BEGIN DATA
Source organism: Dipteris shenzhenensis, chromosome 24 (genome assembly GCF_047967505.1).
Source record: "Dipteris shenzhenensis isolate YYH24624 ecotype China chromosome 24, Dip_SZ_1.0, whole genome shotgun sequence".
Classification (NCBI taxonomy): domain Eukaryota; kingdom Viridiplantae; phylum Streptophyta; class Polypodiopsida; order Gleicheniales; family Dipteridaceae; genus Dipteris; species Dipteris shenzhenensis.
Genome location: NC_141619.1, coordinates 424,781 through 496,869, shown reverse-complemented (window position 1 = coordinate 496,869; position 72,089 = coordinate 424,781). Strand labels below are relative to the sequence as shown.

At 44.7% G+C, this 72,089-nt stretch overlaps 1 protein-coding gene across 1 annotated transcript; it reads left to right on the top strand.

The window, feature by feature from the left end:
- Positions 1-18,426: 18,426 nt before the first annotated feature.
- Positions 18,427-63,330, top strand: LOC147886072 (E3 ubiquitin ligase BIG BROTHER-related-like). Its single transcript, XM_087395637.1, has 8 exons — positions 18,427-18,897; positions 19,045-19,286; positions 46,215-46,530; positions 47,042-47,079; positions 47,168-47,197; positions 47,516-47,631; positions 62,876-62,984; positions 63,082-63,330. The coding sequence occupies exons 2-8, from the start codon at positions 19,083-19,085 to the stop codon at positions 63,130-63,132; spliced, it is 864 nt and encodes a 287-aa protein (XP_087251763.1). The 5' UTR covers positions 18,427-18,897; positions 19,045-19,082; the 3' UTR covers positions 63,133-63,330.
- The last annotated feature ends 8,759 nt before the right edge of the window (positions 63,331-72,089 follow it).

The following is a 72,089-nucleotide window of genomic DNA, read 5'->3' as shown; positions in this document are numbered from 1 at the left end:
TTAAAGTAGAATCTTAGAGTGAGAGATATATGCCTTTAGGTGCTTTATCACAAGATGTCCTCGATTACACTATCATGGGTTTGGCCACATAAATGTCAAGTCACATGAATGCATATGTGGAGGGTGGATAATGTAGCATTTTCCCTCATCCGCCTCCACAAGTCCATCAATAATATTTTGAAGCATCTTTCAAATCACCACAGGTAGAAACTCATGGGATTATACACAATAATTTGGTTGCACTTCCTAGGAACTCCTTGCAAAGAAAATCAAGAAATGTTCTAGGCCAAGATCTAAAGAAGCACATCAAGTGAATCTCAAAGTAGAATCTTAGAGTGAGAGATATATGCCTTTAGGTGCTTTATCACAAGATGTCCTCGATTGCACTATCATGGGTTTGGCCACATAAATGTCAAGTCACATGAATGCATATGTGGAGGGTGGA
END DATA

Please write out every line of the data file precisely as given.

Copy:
Source organism: Dipteris shenzhenensis, chromosome 24 (genome assembly GCF_047967505.1).
Source record: "Dipteris shenzhenensis isolate YYH24624 ecotype China chromosome 24, Dip_SZ_1.0, whole genome shotgun sequence".
Classification (NCBI taxonomy): domain Eukaryota; kingdom Viridiplantae; phylum Streptophyta; class Polypodiopsida; order Gleicheniales; family Dipteridaceae; genus Dipteris; species Dipteris shenzhenensis.
Genome location: NC_141619.1, coordinates 424,781 through 496,869, shown reverse-complemented (window position 1 = coordinate 496,869; position 72,089 = coordinate 424,781). Strand labels below are relative to the sequence as shown.

At 44.7% G+C, this 72,089-nt stretch overlaps 1 protein-coding gene across 1 annotated transcript; it reads left to right on the top strand.

The window, feature by feature from the left end:
- Positions 1-18,426: 18,426 nt before the first annotated feature.
- Positions 18,427-63,330, top strand: LOC147886072 (E3 ubiquitin ligase BIG BROTHER-related-like). Its single transcript, XM_087395637.1, has 8 exons — positions 18,427-18,897; positions 19,045-19,286; positions 46,215-46,530; positions 47,042-47,079; positions 47,168-47,197; positions 47,516-47,631; positions 62,876-62,984; positions 63,082-63,330. The coding sequence occupies exons 2-8, from the start codon at positions 19,083-19,085 to the stop codon at positions 63,130-63,132; spliced, it is 864 nt and encodes a 287-aa protein (XP_087251763.1). The 5' UTR covers positions 18,427-18,897; positions 19,045-19,082; the 3' UTR covers positions 63,133-63,330.
- The last annotated feature ends 8,759 nt before the right edge of the window (positions 63,331-72,089 follow it).

The following is a 72,089-nucleotide window of genomic DNA, read 5'->3' as shown; positions in this document are numbered from 1 at the left end:
TTAAAGTAGAATCTTAGAGTGAGAGATATATGCCTTTAGGTGCTTTATCACAAGATGTCCTCGATTACACTATCATGGGTTTGGCCACATAAATGTCAAGTCACATGAATGCATATGTGGAGGGTGGATAATGTAGCATTTTCCCTCATCCGCCTCCACAAGTCCATCAATAATATTTTGAAGCATCTTTCAAATCACCACAGGTAGAAACTCATGGGATTATACACAATAATTTGGTTGCACTTCCTAGGAACTCCTTGCAAAGAAAATCAAGAAATGTTCTAGGCCAAGATCTAAAGAAGCACATCAAGTGAATCTCAAAGTAGAATCTTAGAGTGAGAGATATATGCCTTTAGGTGCTTTATCACAAGATGTCCTCGATTGCACTATCATGGGTTTGGCCACATAAATGTCAAGTCACATGAATGCATATGTGGAGGGTGGA